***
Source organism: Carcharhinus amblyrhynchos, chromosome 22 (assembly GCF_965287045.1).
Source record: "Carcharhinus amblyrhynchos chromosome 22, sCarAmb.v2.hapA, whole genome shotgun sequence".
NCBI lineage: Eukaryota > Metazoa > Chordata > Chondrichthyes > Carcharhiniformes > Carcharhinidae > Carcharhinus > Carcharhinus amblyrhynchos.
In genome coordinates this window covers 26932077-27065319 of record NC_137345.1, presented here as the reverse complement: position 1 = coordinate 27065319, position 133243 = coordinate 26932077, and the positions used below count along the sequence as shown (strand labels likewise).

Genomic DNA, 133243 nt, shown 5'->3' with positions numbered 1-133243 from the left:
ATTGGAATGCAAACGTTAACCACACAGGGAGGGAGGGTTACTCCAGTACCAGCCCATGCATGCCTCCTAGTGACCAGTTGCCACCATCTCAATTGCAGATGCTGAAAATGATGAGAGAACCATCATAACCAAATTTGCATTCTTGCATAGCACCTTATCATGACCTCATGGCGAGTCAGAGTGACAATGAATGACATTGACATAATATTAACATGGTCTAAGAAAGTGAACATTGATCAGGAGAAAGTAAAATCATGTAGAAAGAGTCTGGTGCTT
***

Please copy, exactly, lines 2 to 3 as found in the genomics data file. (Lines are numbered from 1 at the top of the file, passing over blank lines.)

Source record: "Carcharhinus amblyrhynchos chromosome 22, sCarAmb.v2.hapA, whole genome shotgun sequence".
NCBI lineage: Eukaryota > Metazoa > Chordata > Chondrichthyes > Carcharhiniformes > Carcharhinidae > Carcharhinus > Carcharhinus amblyrhynchos.